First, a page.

The output end is operatively associated with the first 12 and second GND output terminals of the driver 100. In more detail, the first operational amplifier OA has a single-ended output connected to the first output terminal 12 in order to provide the output signal Vout referred to the ground potential, i.e. the second output terminal GND for the first driver 100.

Moreover, the first driver 100 includes a pair of input resistors R1 for connecting the first 10 and second differential input terminals to a first 14 and a second 15 intermediate terminal, respectively.

The first driver 100 further comprises a pair of feedback resistors R2 for connecting the first 12 and second GND output terminals to the first 14 and the second 15 intermediate terminals, respectively.

With reference to FIG. 2, the second driver 200 comprises a first 20 and a second 21 differential input terminal to receive the input signal Vin. The second driver 200 also comprises differential output terminals, i.e. a first 22 and a second 23 output terminal to provide the output signal Vout to the transducer.

The second driver 200 includes a second operational amplifier OA′ having differential inputs analogous to those of the first amplifier OA at a respective input end IN. Such second operational amplifier OA′ comprises differential outputs operatively associated with the first 22 and second 23 output terminal at a respective output end OUT. The differential outputs correspond to the first 22 and second 23 output terminals.

Moreover, the second driver 200 includes respective input resistors R1 for connecting the first 20 and the second 21 differential input terminals to a first 24 and a second 25 intermediate terminal, respectively.

In addition, the second driver 200 comprises respective feedback resistors R2 for connecting the first 22 and the second 23 output terminals to the first 24 and second 25 intermediate terminals, respectively.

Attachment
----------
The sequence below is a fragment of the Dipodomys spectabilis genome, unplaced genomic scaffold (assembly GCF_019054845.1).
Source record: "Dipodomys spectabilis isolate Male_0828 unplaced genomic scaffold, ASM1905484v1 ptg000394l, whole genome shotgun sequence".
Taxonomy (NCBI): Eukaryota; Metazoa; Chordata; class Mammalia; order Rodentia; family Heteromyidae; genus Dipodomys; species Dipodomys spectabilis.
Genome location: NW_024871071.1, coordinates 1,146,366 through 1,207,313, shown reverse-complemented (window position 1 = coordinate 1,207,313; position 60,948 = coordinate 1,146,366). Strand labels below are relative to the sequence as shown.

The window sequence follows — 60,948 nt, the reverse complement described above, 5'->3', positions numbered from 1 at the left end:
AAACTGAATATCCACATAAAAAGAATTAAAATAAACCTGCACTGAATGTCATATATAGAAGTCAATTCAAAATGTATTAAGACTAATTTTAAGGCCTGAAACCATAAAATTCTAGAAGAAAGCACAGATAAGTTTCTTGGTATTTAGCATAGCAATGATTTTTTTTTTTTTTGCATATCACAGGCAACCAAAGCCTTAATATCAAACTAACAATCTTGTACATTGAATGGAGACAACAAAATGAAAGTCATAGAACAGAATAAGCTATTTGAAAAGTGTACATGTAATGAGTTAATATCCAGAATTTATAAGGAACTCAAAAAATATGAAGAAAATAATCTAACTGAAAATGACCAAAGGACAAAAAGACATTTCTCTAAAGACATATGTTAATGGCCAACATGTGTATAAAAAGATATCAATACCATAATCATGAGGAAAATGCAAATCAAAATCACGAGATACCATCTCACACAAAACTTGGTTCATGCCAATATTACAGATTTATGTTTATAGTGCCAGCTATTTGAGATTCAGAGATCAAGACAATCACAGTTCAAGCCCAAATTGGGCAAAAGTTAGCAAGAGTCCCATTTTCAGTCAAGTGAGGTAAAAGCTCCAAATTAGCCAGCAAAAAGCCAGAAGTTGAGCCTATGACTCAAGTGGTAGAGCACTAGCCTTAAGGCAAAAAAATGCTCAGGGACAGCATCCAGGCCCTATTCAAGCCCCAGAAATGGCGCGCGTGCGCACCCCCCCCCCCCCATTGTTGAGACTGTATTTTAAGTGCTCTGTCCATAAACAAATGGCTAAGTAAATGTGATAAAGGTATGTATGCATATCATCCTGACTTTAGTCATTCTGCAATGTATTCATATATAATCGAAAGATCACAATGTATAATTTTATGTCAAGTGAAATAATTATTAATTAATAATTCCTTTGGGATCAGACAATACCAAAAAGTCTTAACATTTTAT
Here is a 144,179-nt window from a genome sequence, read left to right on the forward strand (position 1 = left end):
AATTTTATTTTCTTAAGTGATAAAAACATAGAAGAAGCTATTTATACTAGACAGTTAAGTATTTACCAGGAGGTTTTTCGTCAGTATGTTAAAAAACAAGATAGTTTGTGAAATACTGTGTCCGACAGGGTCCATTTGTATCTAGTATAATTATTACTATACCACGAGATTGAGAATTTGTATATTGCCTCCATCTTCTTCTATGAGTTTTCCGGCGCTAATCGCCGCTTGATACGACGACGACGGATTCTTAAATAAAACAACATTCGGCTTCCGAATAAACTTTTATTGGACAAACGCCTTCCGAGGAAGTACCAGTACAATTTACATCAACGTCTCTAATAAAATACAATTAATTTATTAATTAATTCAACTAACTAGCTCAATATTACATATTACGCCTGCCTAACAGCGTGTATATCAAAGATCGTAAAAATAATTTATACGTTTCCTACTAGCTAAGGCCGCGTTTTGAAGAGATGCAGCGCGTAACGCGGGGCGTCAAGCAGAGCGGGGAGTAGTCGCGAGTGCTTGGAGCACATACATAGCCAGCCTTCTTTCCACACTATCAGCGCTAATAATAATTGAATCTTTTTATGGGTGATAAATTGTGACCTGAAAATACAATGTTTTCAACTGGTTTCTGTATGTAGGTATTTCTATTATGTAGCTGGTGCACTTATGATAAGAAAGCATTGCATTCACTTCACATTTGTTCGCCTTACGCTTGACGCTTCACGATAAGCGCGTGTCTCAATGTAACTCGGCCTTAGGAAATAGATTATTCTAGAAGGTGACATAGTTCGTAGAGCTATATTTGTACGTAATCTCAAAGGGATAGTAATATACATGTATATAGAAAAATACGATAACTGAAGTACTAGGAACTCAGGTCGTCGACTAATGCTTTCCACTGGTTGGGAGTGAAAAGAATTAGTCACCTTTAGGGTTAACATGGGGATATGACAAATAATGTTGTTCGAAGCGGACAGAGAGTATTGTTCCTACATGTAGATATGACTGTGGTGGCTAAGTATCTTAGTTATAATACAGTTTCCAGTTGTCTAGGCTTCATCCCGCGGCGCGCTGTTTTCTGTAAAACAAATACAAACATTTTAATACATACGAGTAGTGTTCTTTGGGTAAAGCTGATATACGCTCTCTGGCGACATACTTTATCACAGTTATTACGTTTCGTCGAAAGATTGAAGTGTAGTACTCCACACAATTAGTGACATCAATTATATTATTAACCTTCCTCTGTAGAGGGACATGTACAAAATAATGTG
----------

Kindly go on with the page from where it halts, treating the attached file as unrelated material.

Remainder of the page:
The feedback resistors R2 of both the first 100 and the second 200 drivers are preferably variable resistors. In this way, both drivers 100, 200 have a gain that can be programmed as will be clarified below.

It should be noted that the above mentioned first OA and second OA′ operational amplifiers comprise polarization terminals connected to a positive power supply potential VDD and to the ground potential GND (for OA) or to a negative power supply potential VSS (for OA′).

Advantageously, the first 100 driver (the second 200 driver) comprises means C1, C2, Csw1, Csw2 for filtering the input signal Vin. Particularly, such filtering means comprises an input element C1, C2 interposed between the intermediate terminals 14,15 (24,25) and the input end IN of the first operational amplifier OA (second operational amplifier OA′). The filtering means also comprises a feedback element Csw1, Csw2 connected between the input end IN and the output end OUT of the first (second) operational amplifier OA (OA′) via switching elements.

In more detail, with reference to FIG. 1, the input element of the filtering means comprises:

a first input capacitor C1 connected between the first intermediate terminal 14 and the first differential input “−” of the first operational amplifier OA; and

a second input capacitor C2 connected between the second intermediate terminal 15 and the second differential input “+” of the first operational amplifier OA.

Analogously, with reference to the second driver 200 of FIG. 2, the input element of the filtering means comprises:

a first input capacitor C1 connected between the first intermediate terminal 24 and the first differential input “−” of the second operational amplifier OA′; and

a second input capacitor C2 connected between the second intermediate terminal 25 and the second differential input “+” of the second operational amplifier OA′.

The above mentioned first input capacitor C1 and second input capacitor C2 should have the same value, preferably comprised in the range 50 pF-200 pF.

In addition, with reference to FIG. 1 (FIG. 2) the feedback element of the filtering means comprises:

a first Csw1 switched capacitor connected between the first “−” differential input of the first or second (OA OA′) operational amplifier and the first (12 22) output terminal via switching elements;

    • a second Csw2 switched capacitor connected between the second “+” differential input of the first or second operational amplifier (OA OA′) and the second (GND 23) output terminal via switching elements.

It should be noted that the above mentioned first Csw1 and second Csw2 switched capacitors should have the same value, preferably comprised in the range 5 fF-50 fF.

As shown in FIGS. 1 and 2, two switching devices are provided at the ends of the first Csw1 and second Csw2 switched capacitors. Such switching devices are controlled by a clock signal S so that during a first half-period of the clock signal S the first Csw1 and the second Csw2 switched capacitors are both connected between a first and a second reference potential.